Saturday, June 25, 2011

Breakfast Links: Week of June 20, 2011

Saturday, June 25, 2011
Another Sunday, and another week's serving of the freshest Breakfast Links – a selection of noteworthy tidbits gathered from other blogs, web sites, and news stories that we've discovered via the Twitterverse. Please join us if you’re on Twitter, too – we can be found at @2NerdyHistGirls.
Fantastic new website for fashion history, full of gorgeous images. Check it out:
That most rare of the rare: the Jane Austen bobble-head:
The Necropolis Railway Station in Victorian London:
• We want to go! A trip to Brighton Pavilion (includes video): and here:
• Fancy being a Lord? Lordship of Bisham manor up for sale:
• Beautiful examples of an important aspect of early American underwear:
• Fantastic new 'Your Paintings' website - 63k paintings online!
• The high price of 18th c powdered hair, and the bills to prove it:
• Captain Cook's Goat - "who twice the world had traversed round":
• What became of the baby daughter of Henry VIII's widow Katherine Parr? Unravelling a Tudor mystery:
• Though thou write with a goose-pen - Examples of the handwriting of Marlowe, Jonson and Donne
• We can't let the Longest Day go by without reference to a 'self-styled archdruid'
• How can Amazon ever compare to this bookstore?
• "Many men feel it as a slight upon their sex": Bachelor girls, c 1911:
• Book Returned to Library 122 Years Late - wouldn't like to pay the fine! 
• The politics of a monkey-fur coat, 1938:
• For summer & sports: Ventilated corset, c1871 with openings & cotton-cased boning -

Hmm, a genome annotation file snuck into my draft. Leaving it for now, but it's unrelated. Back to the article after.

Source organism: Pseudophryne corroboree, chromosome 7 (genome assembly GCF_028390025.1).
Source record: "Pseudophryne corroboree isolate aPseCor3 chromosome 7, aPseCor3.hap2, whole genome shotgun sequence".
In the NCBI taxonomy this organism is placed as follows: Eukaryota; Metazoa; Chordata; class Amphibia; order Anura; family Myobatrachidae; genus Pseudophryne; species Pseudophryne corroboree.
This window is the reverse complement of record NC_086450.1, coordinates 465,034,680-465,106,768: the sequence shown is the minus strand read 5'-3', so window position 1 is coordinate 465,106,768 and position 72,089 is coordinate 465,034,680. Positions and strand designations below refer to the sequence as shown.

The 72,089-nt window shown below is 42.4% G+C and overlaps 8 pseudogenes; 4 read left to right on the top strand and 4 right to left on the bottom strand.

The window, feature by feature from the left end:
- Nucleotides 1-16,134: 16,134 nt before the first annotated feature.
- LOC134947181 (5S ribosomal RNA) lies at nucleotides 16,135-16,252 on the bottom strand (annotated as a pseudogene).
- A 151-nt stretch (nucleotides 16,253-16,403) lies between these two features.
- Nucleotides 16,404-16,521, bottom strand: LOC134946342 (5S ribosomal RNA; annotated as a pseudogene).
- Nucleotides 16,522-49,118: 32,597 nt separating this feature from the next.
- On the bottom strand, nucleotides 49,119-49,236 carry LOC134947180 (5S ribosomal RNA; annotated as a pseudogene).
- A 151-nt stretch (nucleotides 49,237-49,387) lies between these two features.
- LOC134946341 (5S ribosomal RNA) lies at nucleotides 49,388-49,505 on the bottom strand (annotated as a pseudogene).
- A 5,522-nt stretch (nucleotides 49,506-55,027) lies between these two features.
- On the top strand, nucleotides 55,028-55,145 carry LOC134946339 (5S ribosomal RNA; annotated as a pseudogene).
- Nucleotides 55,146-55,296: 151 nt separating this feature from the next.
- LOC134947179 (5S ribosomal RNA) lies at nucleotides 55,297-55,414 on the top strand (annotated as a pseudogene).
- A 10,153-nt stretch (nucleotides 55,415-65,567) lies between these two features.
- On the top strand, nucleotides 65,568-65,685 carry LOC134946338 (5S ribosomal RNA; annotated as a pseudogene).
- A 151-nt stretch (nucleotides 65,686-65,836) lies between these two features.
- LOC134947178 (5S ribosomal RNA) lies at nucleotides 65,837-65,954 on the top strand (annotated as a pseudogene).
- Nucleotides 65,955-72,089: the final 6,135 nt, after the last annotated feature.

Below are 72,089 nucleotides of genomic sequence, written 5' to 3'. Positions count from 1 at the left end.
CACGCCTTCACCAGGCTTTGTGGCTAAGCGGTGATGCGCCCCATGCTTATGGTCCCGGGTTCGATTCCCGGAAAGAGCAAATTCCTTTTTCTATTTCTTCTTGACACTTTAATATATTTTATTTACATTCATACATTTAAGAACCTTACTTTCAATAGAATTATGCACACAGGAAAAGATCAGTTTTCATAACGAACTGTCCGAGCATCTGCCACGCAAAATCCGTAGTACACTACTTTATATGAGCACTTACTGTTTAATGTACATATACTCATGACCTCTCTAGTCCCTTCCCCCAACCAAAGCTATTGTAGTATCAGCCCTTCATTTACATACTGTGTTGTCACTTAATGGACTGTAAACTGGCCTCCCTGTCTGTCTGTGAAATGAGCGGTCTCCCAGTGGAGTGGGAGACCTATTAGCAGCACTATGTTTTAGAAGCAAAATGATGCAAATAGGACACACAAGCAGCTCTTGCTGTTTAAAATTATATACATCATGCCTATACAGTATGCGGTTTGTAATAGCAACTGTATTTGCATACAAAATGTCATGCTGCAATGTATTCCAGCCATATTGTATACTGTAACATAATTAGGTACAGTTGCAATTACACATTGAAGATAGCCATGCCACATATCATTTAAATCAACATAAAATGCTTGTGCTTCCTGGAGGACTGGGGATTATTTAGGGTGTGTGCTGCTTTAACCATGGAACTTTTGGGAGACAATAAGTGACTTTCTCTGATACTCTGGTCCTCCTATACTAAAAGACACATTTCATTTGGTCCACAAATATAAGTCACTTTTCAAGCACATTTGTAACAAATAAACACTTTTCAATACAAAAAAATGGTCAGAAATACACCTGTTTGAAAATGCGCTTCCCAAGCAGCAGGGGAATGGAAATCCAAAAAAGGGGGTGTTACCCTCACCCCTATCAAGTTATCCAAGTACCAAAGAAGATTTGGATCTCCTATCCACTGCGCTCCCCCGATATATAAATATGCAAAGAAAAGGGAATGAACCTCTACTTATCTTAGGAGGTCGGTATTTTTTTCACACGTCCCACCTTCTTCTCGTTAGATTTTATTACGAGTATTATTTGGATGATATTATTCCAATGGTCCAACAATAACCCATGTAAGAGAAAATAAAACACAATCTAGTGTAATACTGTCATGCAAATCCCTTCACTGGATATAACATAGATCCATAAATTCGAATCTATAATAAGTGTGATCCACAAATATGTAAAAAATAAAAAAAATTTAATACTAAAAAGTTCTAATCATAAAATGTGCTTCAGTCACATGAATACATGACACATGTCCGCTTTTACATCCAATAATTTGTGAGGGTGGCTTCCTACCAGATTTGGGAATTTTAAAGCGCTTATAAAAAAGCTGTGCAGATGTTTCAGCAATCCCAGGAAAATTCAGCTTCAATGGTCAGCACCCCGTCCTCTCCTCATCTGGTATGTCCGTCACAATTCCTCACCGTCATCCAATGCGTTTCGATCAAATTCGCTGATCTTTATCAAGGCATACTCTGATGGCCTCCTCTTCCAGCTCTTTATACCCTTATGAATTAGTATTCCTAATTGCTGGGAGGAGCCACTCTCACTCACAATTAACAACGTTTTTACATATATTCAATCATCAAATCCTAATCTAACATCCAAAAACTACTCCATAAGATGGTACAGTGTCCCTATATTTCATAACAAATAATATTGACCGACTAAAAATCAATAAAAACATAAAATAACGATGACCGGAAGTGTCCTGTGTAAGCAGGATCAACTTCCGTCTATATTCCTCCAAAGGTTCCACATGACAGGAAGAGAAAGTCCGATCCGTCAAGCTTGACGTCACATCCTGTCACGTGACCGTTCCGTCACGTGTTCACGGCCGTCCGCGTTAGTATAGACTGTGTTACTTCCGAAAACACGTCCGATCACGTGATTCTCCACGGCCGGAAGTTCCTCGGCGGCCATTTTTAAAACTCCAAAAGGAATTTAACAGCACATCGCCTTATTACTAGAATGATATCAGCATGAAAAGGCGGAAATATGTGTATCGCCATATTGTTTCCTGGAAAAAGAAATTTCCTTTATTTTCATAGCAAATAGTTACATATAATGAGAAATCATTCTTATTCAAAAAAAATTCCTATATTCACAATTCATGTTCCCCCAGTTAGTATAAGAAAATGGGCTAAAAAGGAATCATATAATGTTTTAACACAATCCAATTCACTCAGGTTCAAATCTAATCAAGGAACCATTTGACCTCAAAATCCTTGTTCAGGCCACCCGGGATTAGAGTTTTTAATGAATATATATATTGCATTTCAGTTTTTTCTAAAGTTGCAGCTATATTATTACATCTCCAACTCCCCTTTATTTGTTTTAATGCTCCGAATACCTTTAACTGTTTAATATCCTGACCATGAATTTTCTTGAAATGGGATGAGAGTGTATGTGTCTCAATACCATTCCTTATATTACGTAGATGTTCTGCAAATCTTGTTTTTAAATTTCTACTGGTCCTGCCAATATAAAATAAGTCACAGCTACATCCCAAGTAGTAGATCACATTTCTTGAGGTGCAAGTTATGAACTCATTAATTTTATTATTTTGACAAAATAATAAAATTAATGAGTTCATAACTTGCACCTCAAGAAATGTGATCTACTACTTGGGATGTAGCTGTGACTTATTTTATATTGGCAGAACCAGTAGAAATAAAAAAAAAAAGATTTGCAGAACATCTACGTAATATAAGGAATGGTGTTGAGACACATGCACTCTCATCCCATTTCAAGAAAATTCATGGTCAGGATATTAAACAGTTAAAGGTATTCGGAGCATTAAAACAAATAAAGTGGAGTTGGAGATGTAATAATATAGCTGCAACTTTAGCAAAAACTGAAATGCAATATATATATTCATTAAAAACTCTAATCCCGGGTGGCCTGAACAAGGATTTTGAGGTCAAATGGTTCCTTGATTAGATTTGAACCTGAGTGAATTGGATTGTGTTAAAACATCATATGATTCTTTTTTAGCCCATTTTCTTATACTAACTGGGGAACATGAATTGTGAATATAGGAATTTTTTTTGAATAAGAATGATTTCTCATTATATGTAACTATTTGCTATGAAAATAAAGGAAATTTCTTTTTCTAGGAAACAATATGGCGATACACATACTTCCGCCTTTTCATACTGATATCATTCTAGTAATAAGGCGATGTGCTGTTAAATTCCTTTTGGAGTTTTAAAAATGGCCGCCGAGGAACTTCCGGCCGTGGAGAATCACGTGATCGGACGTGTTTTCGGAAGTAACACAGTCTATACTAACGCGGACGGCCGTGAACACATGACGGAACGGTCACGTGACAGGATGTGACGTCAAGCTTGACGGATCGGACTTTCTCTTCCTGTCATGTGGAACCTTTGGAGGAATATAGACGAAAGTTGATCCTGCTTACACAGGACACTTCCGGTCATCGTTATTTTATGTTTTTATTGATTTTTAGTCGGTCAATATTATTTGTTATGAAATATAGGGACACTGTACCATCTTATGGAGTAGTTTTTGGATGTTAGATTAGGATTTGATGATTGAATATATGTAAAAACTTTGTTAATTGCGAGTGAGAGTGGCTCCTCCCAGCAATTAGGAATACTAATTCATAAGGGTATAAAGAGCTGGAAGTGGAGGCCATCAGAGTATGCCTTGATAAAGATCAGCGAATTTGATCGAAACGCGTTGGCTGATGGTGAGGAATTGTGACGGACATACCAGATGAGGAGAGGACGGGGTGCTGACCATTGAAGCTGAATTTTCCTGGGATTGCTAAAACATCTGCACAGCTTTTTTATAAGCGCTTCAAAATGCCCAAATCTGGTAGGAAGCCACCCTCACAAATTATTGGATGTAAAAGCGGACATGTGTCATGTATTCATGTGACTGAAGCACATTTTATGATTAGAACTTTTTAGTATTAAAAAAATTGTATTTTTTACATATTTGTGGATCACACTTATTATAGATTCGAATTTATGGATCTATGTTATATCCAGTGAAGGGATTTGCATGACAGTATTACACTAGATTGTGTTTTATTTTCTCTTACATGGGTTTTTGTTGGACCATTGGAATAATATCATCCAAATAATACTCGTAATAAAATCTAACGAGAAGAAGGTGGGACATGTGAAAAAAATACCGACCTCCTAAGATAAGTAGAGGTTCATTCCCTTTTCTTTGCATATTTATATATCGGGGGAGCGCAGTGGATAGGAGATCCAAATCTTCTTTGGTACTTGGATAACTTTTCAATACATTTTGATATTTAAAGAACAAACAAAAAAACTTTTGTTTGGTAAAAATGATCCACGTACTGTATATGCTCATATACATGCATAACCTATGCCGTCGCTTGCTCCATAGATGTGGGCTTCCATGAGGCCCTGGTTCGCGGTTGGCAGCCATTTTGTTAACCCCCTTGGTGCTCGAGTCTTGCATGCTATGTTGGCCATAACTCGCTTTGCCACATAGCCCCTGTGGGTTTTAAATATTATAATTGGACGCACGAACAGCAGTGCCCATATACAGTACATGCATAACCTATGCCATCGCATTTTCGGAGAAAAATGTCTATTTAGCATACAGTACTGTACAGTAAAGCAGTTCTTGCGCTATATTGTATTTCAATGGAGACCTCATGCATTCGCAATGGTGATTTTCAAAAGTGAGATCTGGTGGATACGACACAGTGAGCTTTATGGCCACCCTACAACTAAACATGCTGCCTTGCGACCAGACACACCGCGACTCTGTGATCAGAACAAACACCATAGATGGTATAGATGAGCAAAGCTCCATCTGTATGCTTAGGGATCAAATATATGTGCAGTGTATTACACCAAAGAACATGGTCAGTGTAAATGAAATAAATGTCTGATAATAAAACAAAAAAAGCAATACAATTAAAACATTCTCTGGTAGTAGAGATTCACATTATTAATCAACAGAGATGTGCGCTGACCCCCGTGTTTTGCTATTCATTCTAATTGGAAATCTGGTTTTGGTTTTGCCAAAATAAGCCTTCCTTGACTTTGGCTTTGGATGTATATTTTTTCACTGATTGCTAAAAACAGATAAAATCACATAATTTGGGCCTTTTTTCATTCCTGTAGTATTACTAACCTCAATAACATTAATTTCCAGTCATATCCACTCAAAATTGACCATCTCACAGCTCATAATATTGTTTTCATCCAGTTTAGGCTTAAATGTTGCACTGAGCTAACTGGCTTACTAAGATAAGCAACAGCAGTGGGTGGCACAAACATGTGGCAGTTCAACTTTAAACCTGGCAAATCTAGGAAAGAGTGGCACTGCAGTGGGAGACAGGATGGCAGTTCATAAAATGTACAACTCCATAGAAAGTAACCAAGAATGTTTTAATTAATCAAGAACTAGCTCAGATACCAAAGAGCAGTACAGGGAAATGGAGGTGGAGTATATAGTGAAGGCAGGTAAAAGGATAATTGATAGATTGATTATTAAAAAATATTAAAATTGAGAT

• Beautiful paintings & fashions: Women artists during the French Revolution:
• Luxury in the middle of the Depression:1930 Vanderbilt House, NYC: Excellent photos, fascinating article.
"I was to be Empress": Details, history of the Hapsburg Imperial Bridal Veil


Undine said...

Thanks particularly for the link to the article about Katherine Parr's daughter. I've always been intrigued by the mystery of Mary Seymour. It sounds like the poor girl may simply have died of neglect.

Louise Partain said...

I saw a Eloisa James twitter and was able to go to a website for an unbrella museum in Paris that was amazing. Can't find the url now. Have you seen it?

Isabella Bradford/Susan Holloway Scott said...

It's been pointed out to me that the link for the Vanderbilt house is missing. Mea culpa! Here 'tis:

Luxury in the middle of the Depression: 1930 Vanderbilt House, NYC: Excellent photos, fascinating article!

Undine, I've wondered about poor little Mary, too. Sadly it seems to be one mystery that ends unhappily.

Louise, haven't seen that. Will have to hunt for it, tho...

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